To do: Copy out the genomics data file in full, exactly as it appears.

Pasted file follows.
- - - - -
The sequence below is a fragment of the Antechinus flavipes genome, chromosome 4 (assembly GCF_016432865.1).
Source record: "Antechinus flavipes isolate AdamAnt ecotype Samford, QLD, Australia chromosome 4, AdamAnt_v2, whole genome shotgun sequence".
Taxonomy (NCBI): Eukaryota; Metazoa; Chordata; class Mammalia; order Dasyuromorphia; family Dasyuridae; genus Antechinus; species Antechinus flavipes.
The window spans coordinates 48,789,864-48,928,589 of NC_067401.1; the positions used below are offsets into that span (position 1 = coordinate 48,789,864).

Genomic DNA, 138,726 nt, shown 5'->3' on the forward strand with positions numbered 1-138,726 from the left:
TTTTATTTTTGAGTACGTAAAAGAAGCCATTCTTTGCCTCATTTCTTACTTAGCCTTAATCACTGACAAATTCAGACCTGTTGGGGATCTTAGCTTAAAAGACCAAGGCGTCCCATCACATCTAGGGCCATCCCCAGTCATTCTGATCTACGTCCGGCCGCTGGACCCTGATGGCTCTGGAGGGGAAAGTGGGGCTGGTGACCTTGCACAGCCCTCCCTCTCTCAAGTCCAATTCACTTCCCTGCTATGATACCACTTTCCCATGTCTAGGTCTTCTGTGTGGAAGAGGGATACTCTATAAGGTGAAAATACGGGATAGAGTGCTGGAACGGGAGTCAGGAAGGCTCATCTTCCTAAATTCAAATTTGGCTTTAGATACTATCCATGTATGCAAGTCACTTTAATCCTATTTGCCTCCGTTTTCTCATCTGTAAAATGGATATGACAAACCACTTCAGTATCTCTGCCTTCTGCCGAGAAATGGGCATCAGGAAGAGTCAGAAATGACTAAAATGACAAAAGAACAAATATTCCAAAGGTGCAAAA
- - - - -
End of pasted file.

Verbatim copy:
The sequence below is a fragment of the Antechinus flavipes genome, chromosome 4 (assembly GCF_016432865.1).
Source record: "Antechinus flavipes isolate AdamAnt ecotype Samford, QLD, Australia chromosome 4, AdamAnt_v2, whole genome shotgun sequence".
Taxonomy (NCBI): Eukaryota; Metazoa; Chordata; class Mammalia; order Dasyuromorphia; family Dasyuridae; genus Antechinus; species Antechinus flavipes.
The window spans coordinates 48,789,864-48,928,589 of NC_067401.1; the positions used below are offsets into that span (position 1 = coordinate 48,789,864).

Genomic DNA, 138,726 nt, shown 5'->3' on the forward strand with positions numbered 1-138,726 from the left:
TTTTATTTTTGAGTACGTAAAAGAAGCCATTCTTTGCCTCATTTCTTACTTAGCCTTAATCACTGACAAATTCAGACCTGTTGGGGATCTTAGCTTAAAAGACCAAGGCGTCCCATCACATCTAGGGCCATCCCCAGTCATTCTGATCTACGTCCGGCCGCTGGACCCTGATGGCTCTGGAGGGGAAAGTGGGGCTGGTGACCTTGCACAGCCCTCCCTCTCTCAAGTCCAATTCACTTCCCTGCTATGATACCACTTTCCCATGTCTAGGTCTTCTGTGTGGAAGAGGGATACTCTATAAGGTGAAAATACGGGATAGAGTGCTGGAACGGGAGTCAGGAAGGCTCATCTTCCTAAATTCAAATTTGGCTTTAGATACTATCCATGTATGCAAGTCACTTTAATCCTATTTGCCTCCGTTTTCTCATCTGTAAAATGGATATGACAAACCACTTCAGTATCTCTGCCTTCTGCCGAGAAATGGGCATCAGGAAGAGTCAGAAATGACTAAAATGACAAAAGAACAAATATTCCAAAGGTGCAAAA